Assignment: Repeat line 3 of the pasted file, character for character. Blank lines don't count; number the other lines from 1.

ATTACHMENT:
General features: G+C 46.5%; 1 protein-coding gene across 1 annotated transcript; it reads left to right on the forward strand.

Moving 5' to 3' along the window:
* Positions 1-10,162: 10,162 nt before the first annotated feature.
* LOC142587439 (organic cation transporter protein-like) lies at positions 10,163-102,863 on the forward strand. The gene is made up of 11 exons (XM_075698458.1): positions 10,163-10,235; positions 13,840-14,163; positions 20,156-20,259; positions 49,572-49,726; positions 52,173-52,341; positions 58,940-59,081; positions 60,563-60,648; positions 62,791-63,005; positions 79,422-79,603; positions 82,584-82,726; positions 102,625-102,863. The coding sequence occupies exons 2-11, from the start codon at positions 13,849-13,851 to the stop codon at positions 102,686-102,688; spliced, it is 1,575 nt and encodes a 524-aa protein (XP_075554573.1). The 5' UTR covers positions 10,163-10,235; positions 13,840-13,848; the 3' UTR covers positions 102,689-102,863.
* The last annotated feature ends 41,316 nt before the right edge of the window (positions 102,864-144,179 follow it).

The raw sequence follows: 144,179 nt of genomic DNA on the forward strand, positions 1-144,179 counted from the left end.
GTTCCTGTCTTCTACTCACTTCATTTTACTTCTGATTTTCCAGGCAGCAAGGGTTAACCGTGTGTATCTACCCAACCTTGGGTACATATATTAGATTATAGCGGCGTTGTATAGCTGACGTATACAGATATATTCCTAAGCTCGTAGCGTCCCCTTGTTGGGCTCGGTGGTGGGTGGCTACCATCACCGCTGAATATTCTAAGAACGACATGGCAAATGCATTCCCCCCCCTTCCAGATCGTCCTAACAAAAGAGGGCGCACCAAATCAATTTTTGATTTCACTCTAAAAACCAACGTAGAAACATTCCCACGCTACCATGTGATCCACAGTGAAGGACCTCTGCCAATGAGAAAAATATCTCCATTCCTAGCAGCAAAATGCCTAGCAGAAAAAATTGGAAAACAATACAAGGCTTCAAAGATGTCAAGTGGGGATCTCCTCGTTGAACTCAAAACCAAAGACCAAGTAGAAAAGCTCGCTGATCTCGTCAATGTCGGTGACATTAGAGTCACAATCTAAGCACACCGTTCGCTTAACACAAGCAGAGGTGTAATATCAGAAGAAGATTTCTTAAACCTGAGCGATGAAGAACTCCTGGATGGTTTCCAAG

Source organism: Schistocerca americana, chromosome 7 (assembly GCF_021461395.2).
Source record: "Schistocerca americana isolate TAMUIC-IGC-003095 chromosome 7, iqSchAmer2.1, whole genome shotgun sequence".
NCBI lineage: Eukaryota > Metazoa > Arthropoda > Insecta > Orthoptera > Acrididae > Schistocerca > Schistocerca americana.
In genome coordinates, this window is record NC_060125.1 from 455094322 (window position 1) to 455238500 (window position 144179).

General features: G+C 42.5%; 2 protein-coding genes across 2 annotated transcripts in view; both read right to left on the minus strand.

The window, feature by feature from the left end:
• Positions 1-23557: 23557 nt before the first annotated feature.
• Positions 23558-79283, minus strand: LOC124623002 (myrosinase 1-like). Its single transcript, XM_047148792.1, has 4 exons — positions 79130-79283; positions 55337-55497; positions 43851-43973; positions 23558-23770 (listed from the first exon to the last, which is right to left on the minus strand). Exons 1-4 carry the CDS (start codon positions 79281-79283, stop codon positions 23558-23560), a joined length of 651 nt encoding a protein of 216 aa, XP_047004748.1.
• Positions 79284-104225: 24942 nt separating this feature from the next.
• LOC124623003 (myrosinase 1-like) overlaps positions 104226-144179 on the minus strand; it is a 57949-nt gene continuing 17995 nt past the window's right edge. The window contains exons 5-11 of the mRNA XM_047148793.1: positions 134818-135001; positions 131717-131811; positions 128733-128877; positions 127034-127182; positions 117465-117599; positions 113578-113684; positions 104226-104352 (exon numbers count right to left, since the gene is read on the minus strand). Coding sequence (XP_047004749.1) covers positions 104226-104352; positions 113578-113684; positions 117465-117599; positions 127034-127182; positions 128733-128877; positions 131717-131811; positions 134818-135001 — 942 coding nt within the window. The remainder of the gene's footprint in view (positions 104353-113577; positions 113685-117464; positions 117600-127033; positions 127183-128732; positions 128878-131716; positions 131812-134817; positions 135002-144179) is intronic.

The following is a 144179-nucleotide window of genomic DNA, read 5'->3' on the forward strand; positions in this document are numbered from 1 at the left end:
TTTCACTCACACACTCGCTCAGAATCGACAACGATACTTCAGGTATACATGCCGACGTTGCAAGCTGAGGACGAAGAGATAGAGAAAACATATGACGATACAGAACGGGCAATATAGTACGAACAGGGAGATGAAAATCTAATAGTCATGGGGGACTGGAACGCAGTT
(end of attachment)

* Positions 1-10,162: 10,162 nt before the first annotated feature.